• Increase in travel—People traveling in affected countries in the early stages of an emerging outbreak may seek unplanned return journeys, as people try to avoid infection or seek health care in their home countries.
  • Grounding of flights—In extreme circumstances, flights may be unavailable in a region for a period of time.
  • Entry or exit screening—The set of border health measures described earlier in this section may be applied, in whole or in part, at international borders, either to prevent the introduction of infection into the country (entry screening) or to prevent infected people from leaving and spreading infection to other countries (exit screening).

Guidelines and practices for what governments ask of travelers on arrival or exit may differ markedly from country to country. Some countries maintain national control over all ports of entry and exit, while in other countries such control is delegated to state, provincial, or local authorities. In either case, requirements and procedures may differ widely and change over time. Flexibility, honesty, and compliance are essential to a successful interaction with public health and other government officials during international travel.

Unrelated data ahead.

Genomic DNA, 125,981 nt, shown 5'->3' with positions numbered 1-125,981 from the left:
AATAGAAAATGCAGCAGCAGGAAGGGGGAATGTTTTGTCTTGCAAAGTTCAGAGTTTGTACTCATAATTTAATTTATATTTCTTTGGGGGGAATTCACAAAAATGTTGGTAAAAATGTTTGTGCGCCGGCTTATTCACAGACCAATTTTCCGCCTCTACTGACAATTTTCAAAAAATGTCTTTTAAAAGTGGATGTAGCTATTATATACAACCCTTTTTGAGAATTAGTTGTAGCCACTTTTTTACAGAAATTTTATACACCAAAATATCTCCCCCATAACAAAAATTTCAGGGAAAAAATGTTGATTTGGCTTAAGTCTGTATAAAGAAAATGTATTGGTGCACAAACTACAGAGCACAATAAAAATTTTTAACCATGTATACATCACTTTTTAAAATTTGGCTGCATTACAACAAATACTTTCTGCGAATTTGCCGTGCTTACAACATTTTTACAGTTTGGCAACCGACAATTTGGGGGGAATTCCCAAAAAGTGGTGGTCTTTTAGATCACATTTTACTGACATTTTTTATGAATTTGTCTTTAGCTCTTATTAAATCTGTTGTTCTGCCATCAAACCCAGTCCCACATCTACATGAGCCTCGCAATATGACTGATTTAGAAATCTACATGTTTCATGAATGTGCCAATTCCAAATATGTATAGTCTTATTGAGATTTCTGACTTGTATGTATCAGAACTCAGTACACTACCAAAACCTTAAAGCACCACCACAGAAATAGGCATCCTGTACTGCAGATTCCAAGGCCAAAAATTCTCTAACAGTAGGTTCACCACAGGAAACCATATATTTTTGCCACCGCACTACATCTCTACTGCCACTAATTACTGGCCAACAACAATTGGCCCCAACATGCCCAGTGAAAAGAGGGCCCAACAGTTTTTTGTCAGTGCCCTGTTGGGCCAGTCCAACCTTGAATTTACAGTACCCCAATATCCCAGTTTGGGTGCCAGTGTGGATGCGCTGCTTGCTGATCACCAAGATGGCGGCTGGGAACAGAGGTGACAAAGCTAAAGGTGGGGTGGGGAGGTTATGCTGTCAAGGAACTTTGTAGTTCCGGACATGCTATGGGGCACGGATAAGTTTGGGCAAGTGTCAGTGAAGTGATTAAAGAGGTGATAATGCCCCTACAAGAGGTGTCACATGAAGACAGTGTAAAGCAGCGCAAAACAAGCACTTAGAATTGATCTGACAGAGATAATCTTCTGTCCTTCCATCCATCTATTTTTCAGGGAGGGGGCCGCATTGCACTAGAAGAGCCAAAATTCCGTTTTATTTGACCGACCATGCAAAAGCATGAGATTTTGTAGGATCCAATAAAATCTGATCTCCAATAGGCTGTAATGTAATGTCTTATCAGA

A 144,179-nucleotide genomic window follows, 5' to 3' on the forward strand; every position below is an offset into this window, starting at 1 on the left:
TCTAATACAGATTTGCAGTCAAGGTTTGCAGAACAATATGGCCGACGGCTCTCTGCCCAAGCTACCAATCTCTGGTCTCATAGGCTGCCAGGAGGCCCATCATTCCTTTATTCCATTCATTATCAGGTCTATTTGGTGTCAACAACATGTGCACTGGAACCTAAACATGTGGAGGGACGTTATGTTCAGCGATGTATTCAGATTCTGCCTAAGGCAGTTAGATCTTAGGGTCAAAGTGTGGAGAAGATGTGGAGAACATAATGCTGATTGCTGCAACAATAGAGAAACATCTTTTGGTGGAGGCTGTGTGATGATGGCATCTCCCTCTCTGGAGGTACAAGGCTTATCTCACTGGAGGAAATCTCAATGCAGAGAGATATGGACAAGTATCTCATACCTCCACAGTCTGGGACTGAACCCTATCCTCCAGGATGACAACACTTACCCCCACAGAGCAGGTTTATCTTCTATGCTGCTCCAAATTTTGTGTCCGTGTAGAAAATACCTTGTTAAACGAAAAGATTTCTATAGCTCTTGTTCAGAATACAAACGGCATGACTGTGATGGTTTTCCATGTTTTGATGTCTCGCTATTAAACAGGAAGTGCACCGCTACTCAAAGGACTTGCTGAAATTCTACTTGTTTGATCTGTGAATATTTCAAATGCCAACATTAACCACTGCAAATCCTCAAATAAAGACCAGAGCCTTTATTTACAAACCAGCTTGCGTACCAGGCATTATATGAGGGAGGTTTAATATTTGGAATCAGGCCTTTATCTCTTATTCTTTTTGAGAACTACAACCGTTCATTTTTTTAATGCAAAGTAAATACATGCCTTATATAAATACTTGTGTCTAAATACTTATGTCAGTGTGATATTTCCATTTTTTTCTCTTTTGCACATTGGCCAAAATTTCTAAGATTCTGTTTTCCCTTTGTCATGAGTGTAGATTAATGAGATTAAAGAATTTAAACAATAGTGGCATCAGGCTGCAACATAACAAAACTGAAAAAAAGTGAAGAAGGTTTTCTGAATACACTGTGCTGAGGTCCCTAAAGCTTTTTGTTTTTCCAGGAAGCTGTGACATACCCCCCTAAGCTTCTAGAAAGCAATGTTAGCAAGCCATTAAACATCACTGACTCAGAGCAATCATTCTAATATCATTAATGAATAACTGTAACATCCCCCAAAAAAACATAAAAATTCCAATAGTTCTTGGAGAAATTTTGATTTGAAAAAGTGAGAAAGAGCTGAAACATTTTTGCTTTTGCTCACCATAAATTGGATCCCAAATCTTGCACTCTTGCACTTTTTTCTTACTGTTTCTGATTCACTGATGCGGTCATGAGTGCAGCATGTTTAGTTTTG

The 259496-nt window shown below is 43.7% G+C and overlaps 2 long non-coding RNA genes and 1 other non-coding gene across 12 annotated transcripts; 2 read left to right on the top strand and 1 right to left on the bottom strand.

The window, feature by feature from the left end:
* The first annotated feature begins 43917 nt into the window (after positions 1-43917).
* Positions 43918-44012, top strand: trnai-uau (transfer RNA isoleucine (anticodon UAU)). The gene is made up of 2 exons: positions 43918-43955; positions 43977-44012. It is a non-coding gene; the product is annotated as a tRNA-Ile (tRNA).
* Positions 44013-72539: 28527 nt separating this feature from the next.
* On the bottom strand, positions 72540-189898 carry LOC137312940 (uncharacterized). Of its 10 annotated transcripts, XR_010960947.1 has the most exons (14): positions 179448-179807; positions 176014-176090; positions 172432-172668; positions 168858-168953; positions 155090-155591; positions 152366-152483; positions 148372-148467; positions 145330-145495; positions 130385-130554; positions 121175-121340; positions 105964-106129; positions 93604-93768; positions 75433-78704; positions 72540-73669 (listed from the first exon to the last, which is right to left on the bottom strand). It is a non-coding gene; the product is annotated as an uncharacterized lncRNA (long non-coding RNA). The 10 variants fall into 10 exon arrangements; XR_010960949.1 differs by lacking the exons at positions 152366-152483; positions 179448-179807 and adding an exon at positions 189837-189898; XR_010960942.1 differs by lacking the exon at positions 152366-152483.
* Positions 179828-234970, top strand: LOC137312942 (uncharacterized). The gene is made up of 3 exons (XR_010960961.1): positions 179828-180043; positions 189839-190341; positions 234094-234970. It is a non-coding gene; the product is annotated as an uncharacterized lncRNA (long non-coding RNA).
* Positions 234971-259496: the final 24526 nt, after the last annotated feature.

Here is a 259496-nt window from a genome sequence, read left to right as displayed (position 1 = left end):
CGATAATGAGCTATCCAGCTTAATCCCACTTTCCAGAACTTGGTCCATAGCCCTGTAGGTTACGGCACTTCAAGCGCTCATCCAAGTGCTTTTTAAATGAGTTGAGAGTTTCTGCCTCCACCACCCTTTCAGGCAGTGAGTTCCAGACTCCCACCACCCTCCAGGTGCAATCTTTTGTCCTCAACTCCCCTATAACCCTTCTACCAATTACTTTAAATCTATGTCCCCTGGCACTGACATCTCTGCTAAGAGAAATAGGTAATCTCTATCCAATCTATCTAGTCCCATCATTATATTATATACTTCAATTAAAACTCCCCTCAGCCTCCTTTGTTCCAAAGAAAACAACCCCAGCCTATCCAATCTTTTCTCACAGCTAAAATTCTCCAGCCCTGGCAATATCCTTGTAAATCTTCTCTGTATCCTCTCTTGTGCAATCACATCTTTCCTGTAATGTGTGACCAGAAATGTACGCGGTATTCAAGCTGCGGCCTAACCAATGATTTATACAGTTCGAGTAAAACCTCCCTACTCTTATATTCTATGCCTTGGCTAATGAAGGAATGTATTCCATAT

Below is a list of actions travelers might experience upon arrival in or exit from a country during a communicable disease outbreak. This list is not comprehensive or exhaustive. Travelers may be asked or forced to comply with ≥1 of the following:

  • Have their temperatures taken either by thermal imaging camera or thermometer